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Up for Grabs: Projects which have curated tasks for new contributors (up-for-grabs.net)
245 points by tilt on Jan 4, 2016 | hide | past | web | favorite | 26 comments

This is excellent, I will add my project soon.

Just a small idea: add section with projects which offer rewards for contributors. That should cover:

* users who will pay for bugfixing

* some sort of small rewards such as bug contests

* scholarship (Google Summer of Code | etc...)

* non financial rewards such as conference passes

I like the idea of that, but will many places offer rewards for bugs that are on the easy end like the ones this site catalogues?

I'm curious about the language culture represented. Of the top three TIOBE languages, there are only 6 projects for C and C++, and none at all for Java.

The site seems oriented towards web and windows.

Worthwhile noting that LibreOffice have been doing this for some time now. See:


The table that is supposed to list some "random easy hacks" looks to be empty.

I really like the idea here. Interesting how many of the projects are in .net, I wonder if that's just the authors language or if there really are a disproportionately higher number of .net projects well organized for accepting new contributors.

This is likely a historical thing (the curators have a background in .NET and web development, and have lots of contacts in the .NET OSS space) but not something we want to limit ourselves too.

I think working with the sites listed in https://news.ycombinator.com/item?id=10837009 or even GitHub itself could help expand this idea out even further.

I really wanted openhatch to take off, but it seems it never did.

Some sort of subscription (a daily digest?) for new tasks in a category would be nice.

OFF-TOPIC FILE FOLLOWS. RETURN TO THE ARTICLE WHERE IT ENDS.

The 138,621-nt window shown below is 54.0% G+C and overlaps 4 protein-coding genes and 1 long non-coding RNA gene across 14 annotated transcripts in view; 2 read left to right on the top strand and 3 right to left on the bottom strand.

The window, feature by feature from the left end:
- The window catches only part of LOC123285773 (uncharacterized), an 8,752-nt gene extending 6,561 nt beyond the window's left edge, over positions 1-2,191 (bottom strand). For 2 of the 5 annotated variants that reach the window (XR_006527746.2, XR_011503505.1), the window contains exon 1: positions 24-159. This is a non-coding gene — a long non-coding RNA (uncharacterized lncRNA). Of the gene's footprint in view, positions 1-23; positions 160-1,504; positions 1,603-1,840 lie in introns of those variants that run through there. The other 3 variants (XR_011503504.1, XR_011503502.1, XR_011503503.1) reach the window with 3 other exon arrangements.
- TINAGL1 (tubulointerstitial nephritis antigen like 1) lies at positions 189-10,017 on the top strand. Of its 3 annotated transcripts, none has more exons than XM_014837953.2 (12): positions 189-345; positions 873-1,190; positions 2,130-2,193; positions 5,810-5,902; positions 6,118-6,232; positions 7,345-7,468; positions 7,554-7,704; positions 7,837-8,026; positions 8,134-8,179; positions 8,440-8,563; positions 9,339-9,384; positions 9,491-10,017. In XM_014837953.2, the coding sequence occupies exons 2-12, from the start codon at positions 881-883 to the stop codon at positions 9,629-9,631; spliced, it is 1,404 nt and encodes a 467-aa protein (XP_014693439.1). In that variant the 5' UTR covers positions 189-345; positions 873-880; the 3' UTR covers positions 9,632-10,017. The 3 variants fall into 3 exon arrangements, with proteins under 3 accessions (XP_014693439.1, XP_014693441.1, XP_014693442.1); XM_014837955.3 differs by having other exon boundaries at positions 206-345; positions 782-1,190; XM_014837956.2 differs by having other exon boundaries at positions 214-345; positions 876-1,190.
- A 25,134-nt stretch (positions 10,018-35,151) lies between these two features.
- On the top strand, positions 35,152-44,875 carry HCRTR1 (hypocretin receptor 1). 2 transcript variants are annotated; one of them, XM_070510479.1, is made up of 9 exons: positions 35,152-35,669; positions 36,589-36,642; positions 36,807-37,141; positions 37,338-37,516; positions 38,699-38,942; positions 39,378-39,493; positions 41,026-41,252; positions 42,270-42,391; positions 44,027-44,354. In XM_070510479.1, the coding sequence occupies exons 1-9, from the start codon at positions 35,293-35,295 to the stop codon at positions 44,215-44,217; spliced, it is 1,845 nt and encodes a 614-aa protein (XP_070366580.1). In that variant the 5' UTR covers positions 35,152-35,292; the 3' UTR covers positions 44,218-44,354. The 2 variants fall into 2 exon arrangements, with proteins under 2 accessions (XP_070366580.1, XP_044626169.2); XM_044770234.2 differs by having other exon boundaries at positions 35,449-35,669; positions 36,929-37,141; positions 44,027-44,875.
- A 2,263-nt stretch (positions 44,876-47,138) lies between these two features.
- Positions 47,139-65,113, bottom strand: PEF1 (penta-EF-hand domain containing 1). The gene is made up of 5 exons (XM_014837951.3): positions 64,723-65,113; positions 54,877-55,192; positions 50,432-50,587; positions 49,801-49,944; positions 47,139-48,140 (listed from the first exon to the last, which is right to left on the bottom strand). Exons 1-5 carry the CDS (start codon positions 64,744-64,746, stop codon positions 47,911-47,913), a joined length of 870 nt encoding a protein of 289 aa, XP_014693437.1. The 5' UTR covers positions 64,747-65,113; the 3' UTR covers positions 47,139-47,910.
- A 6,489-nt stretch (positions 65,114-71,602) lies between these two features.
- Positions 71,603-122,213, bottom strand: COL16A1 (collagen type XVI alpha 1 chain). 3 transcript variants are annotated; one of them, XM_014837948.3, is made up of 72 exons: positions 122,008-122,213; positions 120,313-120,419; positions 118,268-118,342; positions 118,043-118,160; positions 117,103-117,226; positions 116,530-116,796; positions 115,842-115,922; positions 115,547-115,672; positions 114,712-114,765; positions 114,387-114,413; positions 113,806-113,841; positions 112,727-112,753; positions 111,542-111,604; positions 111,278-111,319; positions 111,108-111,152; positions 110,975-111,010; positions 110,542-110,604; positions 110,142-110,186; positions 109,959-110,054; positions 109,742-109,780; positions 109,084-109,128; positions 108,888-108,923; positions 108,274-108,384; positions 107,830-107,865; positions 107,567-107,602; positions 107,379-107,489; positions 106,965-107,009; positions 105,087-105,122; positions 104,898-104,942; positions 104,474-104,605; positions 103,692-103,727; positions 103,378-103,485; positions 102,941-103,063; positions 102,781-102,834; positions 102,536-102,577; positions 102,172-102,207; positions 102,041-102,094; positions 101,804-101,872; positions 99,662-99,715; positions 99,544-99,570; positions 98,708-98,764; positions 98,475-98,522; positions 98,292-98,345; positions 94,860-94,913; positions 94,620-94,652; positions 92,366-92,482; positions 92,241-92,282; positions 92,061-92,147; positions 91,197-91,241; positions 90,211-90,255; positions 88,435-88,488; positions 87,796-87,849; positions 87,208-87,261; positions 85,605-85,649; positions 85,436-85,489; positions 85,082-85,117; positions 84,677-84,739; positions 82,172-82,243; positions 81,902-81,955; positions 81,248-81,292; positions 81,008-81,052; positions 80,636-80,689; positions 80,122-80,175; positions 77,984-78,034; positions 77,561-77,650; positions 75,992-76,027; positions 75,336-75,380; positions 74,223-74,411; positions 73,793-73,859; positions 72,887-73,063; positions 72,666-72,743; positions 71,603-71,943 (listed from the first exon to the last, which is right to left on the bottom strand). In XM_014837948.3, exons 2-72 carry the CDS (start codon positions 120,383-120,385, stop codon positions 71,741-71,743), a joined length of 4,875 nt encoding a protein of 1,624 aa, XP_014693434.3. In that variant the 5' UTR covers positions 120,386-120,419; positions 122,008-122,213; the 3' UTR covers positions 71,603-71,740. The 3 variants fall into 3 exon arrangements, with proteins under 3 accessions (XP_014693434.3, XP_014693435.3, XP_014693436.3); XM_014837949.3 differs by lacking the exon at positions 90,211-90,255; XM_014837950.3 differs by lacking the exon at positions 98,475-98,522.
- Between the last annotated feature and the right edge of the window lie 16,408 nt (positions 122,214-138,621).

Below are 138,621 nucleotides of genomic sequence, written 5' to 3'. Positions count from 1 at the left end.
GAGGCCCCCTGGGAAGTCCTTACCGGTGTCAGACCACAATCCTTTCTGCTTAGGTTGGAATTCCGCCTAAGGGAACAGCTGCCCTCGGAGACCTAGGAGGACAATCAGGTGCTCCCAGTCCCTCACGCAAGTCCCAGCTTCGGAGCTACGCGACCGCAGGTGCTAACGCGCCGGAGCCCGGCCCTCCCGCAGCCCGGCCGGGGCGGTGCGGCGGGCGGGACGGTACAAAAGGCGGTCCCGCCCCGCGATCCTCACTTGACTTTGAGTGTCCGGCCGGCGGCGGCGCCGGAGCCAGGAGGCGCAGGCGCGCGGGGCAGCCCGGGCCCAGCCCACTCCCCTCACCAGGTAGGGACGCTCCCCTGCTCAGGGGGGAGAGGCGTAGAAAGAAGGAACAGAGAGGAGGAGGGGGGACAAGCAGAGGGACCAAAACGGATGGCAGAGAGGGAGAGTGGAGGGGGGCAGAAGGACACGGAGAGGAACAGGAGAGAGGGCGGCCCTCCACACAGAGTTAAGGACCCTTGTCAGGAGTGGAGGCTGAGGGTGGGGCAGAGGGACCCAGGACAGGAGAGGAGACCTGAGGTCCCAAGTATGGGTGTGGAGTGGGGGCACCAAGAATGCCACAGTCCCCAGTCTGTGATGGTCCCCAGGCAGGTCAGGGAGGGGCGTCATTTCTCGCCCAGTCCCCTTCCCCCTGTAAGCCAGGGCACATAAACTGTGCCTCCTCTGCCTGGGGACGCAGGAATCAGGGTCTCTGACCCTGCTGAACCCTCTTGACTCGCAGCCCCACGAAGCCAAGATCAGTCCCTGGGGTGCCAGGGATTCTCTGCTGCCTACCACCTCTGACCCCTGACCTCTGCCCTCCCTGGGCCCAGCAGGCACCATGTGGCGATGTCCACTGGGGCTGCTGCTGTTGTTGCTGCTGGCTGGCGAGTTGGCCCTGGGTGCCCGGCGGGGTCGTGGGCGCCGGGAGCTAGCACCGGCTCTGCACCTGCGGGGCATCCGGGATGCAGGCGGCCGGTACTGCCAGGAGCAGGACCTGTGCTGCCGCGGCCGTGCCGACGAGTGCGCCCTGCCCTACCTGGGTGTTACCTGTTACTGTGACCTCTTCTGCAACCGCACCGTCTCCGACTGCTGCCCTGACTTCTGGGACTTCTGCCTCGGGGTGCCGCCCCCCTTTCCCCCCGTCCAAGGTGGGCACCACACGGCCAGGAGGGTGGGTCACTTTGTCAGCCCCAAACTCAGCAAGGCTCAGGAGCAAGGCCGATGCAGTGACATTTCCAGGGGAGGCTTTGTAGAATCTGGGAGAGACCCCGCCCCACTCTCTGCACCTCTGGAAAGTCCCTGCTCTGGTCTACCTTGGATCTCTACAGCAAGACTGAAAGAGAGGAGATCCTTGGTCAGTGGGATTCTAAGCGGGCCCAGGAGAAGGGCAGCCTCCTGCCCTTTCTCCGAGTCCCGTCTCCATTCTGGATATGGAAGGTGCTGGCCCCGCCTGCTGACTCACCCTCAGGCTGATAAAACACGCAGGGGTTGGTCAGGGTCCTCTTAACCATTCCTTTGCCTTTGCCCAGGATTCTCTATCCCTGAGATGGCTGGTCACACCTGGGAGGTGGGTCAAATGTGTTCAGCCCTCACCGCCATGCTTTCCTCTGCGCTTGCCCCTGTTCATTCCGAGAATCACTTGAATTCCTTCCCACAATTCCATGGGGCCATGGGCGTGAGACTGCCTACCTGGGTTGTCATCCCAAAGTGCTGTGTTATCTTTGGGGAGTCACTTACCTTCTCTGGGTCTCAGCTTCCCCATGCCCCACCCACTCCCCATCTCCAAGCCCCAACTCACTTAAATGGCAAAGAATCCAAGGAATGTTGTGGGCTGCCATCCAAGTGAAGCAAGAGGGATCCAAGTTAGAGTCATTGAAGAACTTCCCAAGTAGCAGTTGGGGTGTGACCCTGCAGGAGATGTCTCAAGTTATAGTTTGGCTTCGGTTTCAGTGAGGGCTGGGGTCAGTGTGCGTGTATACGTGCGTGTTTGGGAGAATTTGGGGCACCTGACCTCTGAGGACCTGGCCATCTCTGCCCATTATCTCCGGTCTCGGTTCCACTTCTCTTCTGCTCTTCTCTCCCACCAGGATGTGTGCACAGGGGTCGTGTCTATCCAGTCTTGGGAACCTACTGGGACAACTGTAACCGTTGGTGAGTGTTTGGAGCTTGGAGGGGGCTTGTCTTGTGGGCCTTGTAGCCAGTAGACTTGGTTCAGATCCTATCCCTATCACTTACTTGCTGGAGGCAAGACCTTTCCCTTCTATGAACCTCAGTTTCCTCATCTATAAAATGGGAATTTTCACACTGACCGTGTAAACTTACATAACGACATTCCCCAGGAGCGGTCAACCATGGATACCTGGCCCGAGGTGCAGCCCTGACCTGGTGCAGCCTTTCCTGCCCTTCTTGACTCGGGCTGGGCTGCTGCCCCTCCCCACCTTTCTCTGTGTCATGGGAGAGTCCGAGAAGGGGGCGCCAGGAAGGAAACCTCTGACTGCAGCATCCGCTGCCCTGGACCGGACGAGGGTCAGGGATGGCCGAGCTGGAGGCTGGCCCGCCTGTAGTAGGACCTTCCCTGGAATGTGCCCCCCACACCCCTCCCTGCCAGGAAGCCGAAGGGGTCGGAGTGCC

I second this, however I'd be looking more for a weekly digest, so having some option would be nice.

On a related note, Bugs Ahoy is a similar project for filtering issues in Mozilla projects: http://www.joshmatthews.net/bugsahoy/ there's 'Simple bugs' facet at the very bottom. E.g. simple and unassigned bugs http://www.joshmatthews.net/bugsahoy/?unowned=1&simple=1

This is essentially exactly what I've been wanting. I really want to start doing some real world work on open source projects, because I feel they'll be great experience. However the projects I'd love to work on (TOR among others) are just so dense and impenetrable that I don't even know how to figure out how to get started.

This will be really valuable, thanks.

Also in this space: https://openhatch.org/


We made a similar service for civic tech projects, pulling from a long list of volunteer groups and non-profits. It only shows the "help wanted" labels. http://www.codeforamerica.org/geeks/civicissues

I was just about to start a project for this! How did you handle Git's API rate limiting? I was going to be lazy and update my listings every minute with a node scheduler.

They're doing client-side requests and caching pretty heavily in local storage: https://github.com/up-for-grabs/up-for-grabs.net/blob/gh-pag...

And I'd love to move this out to something more flexible (and powerful) - see the demo https://github.com/shiftkey/up-for-grabs-api-demo

If I've never contributed before, How should I go about finding issues I can help with?

It would be cool if there was a filter for difficulty.

I hadn't contributed until I found this site a month ago. I looked around in a language I was most comfortable in and then checked out some of the projects. Most of the projects on the list had tags for easy or bite-sized on their issue list.

I've been teaching myself python for a while now but wasn't sure where to go once I was done with tutorials.

Hoping to use this to develop some C# skills as well.

There are filters. They just aren't listed.

I clicked the JS tab to view some issues, and in the left-hand column, I've seen 'newbie-friendly', 'beginner-friendly', and 'easy'.

Awesome. Thank you!

you could start by checking the issues section Github page, one example for AngJobs


When I was an intern, more or less, God how awful I was, LOL. I would curse my worst enemy with as many amateur helpers as I could find.

I am in charge of the 100,000 lines of code, myself. It is managable by one person.

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